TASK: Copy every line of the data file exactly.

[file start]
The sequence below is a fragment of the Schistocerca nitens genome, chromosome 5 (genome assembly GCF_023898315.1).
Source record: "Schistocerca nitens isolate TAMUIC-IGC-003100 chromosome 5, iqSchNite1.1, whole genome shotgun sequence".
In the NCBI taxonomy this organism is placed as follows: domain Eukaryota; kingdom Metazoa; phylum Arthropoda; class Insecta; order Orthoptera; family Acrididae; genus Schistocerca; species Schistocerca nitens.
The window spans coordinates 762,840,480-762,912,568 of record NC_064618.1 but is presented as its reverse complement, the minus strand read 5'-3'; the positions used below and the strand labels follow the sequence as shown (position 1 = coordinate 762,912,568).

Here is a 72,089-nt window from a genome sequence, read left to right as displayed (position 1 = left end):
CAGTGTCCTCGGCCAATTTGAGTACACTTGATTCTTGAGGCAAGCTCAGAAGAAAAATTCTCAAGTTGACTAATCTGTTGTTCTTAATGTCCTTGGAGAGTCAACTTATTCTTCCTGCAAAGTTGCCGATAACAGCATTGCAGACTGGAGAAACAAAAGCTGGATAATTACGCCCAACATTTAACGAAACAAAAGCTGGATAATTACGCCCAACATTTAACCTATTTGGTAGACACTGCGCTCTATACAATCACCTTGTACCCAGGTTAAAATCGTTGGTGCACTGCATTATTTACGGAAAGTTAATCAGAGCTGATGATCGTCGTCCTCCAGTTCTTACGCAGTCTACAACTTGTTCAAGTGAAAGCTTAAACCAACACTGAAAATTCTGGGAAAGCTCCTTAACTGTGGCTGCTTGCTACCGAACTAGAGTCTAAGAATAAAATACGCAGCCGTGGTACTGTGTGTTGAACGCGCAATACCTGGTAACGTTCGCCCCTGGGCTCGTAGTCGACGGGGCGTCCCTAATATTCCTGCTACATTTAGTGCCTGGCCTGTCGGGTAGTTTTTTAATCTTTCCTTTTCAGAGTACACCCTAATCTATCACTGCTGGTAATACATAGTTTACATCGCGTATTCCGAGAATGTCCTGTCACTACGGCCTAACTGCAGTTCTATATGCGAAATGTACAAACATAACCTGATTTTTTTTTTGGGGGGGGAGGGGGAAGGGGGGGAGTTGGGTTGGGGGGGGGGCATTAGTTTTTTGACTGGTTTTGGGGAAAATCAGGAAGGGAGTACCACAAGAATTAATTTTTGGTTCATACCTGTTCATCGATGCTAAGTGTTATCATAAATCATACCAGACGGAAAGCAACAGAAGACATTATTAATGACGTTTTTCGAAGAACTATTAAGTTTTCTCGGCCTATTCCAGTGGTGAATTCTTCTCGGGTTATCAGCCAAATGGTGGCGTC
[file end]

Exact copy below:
The sequence below is a fragment of the Schistocerca nitens genome, chromosome 5 (genome assembly GCF_023898315.1).
Source record: "Schistocerca nitens isolate TAMUIC-IGC-003100 chromosome 5, iqSchNite1.1, whole genome shotgun sequence".
In the NCBI taxonomy this organism is placed as follows: domain Eukaryota; kingdom Metazoa; phylum Arthropoda; class Insecta; order Orthoptera; family Acrididae; genus Schistocerca; species Schistocerca nitens.
The window spans coordinates 762,840,480-762,912,568 of record NC_064618.1 but is presented as its reverse complement, the minus strand read 5'-3'; the positions used below and the strand labels follow the sequence as shown (position 1 = coordinate 762,912,568).

Here is a 72,089-nt window from a genome sequence, read left to right as displayed (position 1 = left end):
CAGTGTCCTCGGCCAATTTGAGTACACTTGATTCTTGAGGCAAGCTCAGAAGAAAAATTCTCAAGTTGACTAATCTGTTGTTCTTAATGTCCTTGGAGAGTCAACTTATTCTTCCTGCAAAGTTGCCGATAACAGCATTGCAGACTGGAGAAACAAAAGCTGGATAATTACGCCCAACATTTAACGAAACAAAAGCTGGATAATTACGCCCAACATTTAACCTATTTGGTAGACACTGCGCTCTATACAATCACCTTGTACCCAGGTTAAAATCGTTGGTGCACTGCATTATTTACGGAAAGTTAATCAGAGCTGATGATCGTCGTCCTCCAGTTCTTACGCAGTCTACAACTTGTTCAAGTGAAAGCTTAAACCAACACTGAAAATTCTGGGAAAGCTCCTTAACTGTGGCTGCTTGCTACCGAACTAGAGTCTAAGAATAAAATACGCAGCCGTGGTACTGTGTGTTGAACGCGCAATACCTGGTAACGTTCGCCCCTGGGCTCGTAGTCGACGGGGCGTCCCTAATATTCCTGCTACATTTAGTGCCTGGCCTGTCGGGTAGTTTTTTAATCTTTCCTTTTCAGAGTACACCCTAATCTATCACTGCTGGTAATACATAGTTTACATCGCGTATTCCGAGAATGTCCTGTCACTACGGCCTAACTGCAGTTCTATATGCGAAATGTACAAACATAACCTGATTTTTTTTTTGGGGGGGGAGGGGGAAGGGGGGGAGTTGGGTTGGGGGGGGGGCATTAGTTTTTTGACTGGTTTTGGGGAAAATCAGGAAGGGAGTACCACAAGAATTAATTTTTGGTTCATACCTGTTCATCGATGCTAAGTGTTATCATAAATCATACCAGACGGAAAGCAACAGAAGACATTATTAATGACGTTTTTCGAAGAACTATTAAGTTTTCTCGGCCTATTCCAGTGGTGAATTCTTCTCGGGTTATCAGCCAAATGGTGGCGTC